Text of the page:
Saturday, February 4, 2012

Reading response to Walter Benjamin

Benjamin wrote of how a work of art is reproducible and imitated, this made me think of the resent discovery of a copy of Leonardo da Vinci's "Mona Lisa" that was painted by a pupil of his. The discovery being that it was painted around the same time as the original was created, giving history to the time of existence not only to this piece but to Leonardo da Vinci's as well.

What I understand from this is that Benjamin speaks of the work of art as the use of skill and imagination in the creation of objects, experiences, environments that are shared with others in a sense of trying to expose what constitutes art. However, the question is a trick question even to this day, what is art, what distinguishes it? What satisfies that definition and our perception of it?


  1. And the opposition set up between an "original" and a copy was interesting to me because, as more and more works are produced digitally, their "original" is just a strand of code. As time goes on, will we find that the computers or other hardware that masterpieces were made on will become auction items or equivalents to first editions? Probably not, but it's interesting.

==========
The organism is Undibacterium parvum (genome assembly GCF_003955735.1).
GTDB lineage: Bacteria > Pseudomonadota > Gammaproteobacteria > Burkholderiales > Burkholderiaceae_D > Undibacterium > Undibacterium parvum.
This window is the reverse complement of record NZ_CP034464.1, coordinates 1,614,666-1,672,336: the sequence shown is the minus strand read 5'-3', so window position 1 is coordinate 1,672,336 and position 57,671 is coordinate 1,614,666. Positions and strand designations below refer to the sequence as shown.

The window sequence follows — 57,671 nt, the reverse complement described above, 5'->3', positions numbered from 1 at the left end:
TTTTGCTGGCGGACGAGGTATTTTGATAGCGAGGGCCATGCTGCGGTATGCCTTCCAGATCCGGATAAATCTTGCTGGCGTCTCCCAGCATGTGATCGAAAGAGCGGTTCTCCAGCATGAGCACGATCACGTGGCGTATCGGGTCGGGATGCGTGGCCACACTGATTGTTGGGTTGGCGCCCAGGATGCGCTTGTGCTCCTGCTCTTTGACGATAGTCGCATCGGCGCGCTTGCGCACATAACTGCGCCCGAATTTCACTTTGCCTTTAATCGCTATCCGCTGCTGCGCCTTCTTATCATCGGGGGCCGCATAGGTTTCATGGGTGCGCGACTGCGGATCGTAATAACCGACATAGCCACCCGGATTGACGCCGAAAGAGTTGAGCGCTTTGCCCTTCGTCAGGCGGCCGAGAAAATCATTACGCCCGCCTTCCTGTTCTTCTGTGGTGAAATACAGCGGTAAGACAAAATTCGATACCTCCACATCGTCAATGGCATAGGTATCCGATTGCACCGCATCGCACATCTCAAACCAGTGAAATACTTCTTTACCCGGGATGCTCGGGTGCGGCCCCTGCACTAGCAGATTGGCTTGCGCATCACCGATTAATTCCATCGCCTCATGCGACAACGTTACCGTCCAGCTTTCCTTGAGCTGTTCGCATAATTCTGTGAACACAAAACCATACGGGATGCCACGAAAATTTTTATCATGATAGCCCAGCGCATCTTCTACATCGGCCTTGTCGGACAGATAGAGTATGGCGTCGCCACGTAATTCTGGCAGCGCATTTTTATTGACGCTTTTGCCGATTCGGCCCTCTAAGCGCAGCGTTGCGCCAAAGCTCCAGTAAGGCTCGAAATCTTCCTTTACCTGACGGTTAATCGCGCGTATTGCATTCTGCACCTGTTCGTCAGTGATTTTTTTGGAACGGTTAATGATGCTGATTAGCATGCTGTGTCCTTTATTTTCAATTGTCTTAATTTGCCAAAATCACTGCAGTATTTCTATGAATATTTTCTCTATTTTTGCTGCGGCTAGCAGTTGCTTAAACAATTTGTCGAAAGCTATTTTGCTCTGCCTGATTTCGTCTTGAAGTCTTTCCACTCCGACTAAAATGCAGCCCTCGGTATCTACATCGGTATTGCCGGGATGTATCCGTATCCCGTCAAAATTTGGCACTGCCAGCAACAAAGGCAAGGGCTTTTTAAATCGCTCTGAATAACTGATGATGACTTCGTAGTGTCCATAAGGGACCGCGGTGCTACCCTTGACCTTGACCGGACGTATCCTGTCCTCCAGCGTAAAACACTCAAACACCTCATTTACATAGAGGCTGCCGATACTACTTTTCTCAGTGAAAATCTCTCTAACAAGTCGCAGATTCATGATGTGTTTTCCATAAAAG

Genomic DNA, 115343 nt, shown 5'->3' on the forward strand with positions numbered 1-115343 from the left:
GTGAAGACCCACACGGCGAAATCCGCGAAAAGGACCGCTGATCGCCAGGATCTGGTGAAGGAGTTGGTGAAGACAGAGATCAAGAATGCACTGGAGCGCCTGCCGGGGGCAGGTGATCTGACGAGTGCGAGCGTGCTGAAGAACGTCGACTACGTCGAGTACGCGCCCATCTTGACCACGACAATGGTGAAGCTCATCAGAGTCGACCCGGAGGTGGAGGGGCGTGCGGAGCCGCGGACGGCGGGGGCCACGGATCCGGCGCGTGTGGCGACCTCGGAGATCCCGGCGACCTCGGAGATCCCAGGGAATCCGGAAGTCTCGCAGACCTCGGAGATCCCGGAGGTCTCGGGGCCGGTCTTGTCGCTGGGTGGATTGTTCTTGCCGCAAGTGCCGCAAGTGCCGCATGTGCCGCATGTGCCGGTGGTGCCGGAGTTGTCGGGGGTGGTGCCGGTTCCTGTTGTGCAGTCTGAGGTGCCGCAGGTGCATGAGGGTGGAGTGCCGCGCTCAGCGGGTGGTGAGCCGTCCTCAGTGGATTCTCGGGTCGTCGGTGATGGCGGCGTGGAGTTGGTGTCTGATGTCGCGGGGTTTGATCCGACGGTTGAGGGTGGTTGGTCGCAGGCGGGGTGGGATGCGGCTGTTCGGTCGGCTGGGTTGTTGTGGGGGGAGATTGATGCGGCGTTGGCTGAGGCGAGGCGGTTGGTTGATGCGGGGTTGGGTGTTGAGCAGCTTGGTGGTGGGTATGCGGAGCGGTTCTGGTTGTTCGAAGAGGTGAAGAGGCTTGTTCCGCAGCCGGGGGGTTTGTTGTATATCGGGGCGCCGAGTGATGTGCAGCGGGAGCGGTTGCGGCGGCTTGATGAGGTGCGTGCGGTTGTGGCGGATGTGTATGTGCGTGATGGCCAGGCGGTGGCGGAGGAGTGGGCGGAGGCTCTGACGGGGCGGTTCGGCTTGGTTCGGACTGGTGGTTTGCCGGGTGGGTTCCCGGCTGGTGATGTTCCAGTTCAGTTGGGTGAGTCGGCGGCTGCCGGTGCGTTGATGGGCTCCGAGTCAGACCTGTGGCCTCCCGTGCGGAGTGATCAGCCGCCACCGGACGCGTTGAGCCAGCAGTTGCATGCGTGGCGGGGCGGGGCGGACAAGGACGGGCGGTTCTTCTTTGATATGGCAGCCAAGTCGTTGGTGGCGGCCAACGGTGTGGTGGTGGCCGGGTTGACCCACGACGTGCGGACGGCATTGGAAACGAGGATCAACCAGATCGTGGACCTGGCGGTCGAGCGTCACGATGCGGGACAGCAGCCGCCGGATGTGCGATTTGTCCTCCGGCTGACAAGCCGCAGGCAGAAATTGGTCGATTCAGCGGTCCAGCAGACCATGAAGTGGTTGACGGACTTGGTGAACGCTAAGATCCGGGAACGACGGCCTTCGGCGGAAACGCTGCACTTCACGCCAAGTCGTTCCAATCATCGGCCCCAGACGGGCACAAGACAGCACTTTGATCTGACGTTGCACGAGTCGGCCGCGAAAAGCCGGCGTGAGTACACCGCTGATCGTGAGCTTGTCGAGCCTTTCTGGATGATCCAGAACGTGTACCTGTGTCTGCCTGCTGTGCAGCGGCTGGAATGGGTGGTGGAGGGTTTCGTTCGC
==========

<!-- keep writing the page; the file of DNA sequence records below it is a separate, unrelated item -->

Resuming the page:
1. I like this idea that the code or machine that reproduces a masterpiece might someday be valuable. Who knows?

      I also wonder too about the idea of time. That the Mona Lisa was sort of painted by two folks at the same time is interesting. Is daVinci's so valuable then because it is authentic? Does the moment of creation become important too and the moment of viewing? I mean I have seen the Mona Lisa on coffee cups and on posters but it feels worth more at the museum. Why is that? Can I really experience it better from behind a rope and packed in next to a zillion other visitors in a museum than I can online? But only one feels like "art", right?